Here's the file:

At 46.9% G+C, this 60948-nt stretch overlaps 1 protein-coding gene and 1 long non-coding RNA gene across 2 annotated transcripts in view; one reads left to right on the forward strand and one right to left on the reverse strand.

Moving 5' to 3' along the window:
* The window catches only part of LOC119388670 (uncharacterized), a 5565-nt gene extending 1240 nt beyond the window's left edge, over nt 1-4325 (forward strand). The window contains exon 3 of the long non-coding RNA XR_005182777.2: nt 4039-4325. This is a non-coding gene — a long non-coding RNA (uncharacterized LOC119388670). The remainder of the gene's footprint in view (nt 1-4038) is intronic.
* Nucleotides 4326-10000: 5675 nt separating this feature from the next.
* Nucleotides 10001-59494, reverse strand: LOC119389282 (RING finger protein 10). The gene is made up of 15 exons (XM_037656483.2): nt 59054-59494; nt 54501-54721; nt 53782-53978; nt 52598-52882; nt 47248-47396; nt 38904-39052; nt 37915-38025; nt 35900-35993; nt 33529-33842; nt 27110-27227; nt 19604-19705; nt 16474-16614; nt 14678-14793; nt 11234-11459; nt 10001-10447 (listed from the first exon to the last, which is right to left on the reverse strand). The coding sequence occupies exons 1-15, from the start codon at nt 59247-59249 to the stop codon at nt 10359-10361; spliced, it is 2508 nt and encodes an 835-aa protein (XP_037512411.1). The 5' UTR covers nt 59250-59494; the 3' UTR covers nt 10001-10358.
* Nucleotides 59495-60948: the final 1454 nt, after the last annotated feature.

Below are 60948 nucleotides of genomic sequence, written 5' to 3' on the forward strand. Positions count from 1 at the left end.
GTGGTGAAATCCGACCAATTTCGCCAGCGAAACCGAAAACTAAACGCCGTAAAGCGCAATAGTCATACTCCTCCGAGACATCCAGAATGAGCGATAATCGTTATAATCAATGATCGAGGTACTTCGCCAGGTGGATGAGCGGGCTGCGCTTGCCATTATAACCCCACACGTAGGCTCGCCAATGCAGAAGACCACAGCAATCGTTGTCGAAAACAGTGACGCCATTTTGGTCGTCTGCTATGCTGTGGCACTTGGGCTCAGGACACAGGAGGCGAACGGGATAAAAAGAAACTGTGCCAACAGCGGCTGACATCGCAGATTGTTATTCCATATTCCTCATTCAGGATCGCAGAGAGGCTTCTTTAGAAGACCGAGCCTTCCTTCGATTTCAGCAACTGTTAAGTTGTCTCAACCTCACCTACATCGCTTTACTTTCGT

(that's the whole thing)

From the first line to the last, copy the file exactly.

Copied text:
At 46.9% G+C, this 60948-nt stretch overlaps 1 protein-coding gene and 1 long non-coding RNA gene across 2 annotated transcripts in view; one reads left to right on the forward strand and one right to left on the reverse strand.

Moving 5' to 3' along the window:
* The window catches only part of LOC119388670 (uncharacterized), a 5565-nt gene extending 1240 nt beyond the window's left edge, over nt 1-4325 (forward strand). The window contains exon 3 of the long non-coding RNA XR_005182777.2: nt 4039-4325. This is a non-coding gene — a long non-coding RNA (uncharacterized LOC119388670). The remainder of the gene's footprint in view (nt 1-4038) is intronic.
* Nucleotides 4326-10000: 5675 nt separating this feature from the next.
* Nucleotides 10001-59494, reverse strand: LOC119389282 (RING finger protein 10). The gene is made up of 15 exons (XM_037656483.2): nt 59054-59494; nt 54501-54721; nt 53782-53978; nt 52598-52882; nt 47248-47396; nt 38904-39052; nt 37915-38025; nt 35900-35993; nt 33529-33842; nt 27110-27227; nt 19604-19705; nt 16474-16614; nt 14678-14793; nt 11234-11459; nt 10001-10447 (listed from the first exon to the last, which is right to left on the reverse strand). The coding sequence occupies exons 1-15, from the start codon at nt 59247-59249 to the stop codon at nt 10359-10361; spliced, it is 2508 nt and encodes an 835-aa protein (XP_037512411.1). The 5' UTR covers nt 59250-59494; the 3' UTR covers nt 10001-10358.
* Nucleotides 59495-60948: the final 1454 nt, after the last annotated feature.

Below are 60948 nucleotides of genomic sequence, written 5' to 3' on the forward strand. Positions count from 1 at the left end.
GTGGTGAAATCCGACCAATTTCGCCAGCGAAACCGAAAACTAAACGCCGTAAAGCGCAATAGTCATACTCCTCCGAGACATCCAGAATGAGCGATAATCGTTATAATCAATGATCGAGGTACTTCGCCAGGTGGATGAGCGGGCTGCGCTTGCCATTATAACCCCACACGTAGGCTCGCCAATGCAGAAGACCACAGCAATCGTTGTCGAAAACAGTGACGCCATTTTGGTCGTCTGCTATGCTGTGGCACTTGGGCTCAGGACACAGGAGGCGAACGGGATAAAAAGAAACTGTGCCAACAGCGGCTGACATCGCAGATTGTTATTCCATATTCCTCATTCAGGATCGCAGAGAGGCTTCTTTAGAAGACCGAGCCTTCCTTCGATTTCAGCAACTGTTAAGTTGTCTCAACCTCACCTACATCGCTTTACTTTCGT